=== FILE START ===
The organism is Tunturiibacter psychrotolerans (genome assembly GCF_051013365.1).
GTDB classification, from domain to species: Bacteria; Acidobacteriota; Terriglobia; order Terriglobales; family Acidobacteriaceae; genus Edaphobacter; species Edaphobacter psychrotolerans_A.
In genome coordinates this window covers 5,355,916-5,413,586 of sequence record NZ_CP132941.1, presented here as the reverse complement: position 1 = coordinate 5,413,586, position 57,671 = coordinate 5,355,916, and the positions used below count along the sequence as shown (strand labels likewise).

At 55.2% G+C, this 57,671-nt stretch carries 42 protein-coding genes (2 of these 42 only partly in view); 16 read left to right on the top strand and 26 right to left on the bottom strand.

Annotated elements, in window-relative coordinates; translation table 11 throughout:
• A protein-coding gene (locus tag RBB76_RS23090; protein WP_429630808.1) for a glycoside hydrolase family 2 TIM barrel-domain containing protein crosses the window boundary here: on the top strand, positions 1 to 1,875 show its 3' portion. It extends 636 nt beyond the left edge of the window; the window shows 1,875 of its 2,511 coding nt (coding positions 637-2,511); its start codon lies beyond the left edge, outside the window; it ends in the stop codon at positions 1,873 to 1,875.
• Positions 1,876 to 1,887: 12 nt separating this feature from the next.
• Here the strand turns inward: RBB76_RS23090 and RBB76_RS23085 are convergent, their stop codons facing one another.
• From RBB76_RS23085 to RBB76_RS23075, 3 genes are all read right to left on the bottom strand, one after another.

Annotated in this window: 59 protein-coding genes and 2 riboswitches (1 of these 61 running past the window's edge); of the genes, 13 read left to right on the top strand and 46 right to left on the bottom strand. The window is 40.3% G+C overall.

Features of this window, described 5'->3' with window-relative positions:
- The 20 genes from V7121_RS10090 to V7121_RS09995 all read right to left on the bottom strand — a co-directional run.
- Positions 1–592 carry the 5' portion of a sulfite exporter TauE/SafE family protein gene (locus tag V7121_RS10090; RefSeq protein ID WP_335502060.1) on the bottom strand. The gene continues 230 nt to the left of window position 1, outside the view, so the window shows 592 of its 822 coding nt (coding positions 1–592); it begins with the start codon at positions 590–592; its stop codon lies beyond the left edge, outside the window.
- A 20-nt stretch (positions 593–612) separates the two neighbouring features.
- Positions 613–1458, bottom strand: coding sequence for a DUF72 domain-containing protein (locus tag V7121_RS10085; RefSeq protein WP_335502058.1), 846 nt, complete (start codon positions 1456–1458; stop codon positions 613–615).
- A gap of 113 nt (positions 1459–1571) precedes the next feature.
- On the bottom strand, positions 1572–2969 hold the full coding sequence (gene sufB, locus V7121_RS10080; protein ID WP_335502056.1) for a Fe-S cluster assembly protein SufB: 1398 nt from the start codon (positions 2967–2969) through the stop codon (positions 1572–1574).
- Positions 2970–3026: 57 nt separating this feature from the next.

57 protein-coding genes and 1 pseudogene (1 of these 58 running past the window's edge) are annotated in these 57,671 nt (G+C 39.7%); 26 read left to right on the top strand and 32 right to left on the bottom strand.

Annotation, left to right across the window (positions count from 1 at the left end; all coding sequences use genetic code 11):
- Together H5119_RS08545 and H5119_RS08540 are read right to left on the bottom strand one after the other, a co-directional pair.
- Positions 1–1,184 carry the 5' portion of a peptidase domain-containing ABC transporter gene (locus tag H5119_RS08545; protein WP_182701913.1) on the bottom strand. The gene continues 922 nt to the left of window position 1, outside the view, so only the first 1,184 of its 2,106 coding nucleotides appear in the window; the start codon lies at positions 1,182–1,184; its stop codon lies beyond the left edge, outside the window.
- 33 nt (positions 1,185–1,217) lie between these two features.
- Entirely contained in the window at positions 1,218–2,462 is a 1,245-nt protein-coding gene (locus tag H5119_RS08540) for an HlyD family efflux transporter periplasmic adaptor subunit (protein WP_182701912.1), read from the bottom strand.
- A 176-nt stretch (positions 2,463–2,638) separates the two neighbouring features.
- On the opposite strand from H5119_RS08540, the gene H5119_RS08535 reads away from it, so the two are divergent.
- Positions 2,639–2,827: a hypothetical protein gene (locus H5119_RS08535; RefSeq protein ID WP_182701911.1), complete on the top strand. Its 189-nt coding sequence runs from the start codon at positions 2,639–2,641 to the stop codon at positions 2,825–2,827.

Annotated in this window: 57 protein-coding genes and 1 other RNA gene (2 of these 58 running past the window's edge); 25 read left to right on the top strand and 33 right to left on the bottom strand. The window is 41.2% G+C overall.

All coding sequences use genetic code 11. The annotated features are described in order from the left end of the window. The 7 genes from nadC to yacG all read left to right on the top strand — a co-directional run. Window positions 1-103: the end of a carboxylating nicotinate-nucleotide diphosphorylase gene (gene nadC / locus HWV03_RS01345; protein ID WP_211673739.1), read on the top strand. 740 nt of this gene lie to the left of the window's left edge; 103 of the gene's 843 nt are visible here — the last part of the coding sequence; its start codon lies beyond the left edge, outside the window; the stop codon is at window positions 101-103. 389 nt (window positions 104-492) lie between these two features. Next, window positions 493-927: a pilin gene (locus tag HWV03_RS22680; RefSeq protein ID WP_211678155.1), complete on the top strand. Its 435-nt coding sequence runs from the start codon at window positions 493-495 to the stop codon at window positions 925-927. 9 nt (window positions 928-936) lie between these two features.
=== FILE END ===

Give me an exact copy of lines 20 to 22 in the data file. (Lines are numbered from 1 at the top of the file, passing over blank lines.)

Annotation, left to right across the window (positions count from 1 at the left end; all coding sequences use genetic code 11):
- Together H5119_RS08545 and H5119_RS08540 are read right to left on the bottom strand one after the other, a co-directional pair.
- Positions 1–1,184 carry the 5' portion of a peptidase domain-containing ABC transporter gene (locus tag H5119_RS08545; protein WP_182701913.1) on the bottom strand. The gene continues 922 nt to the left of window position 1, outside the view, so only the first 1,184 of its 2,106 coding nucleotides appear in the window; the start codon lies at positions 1,182–1,184; its stop codon lies beyond the left edge, outside the window.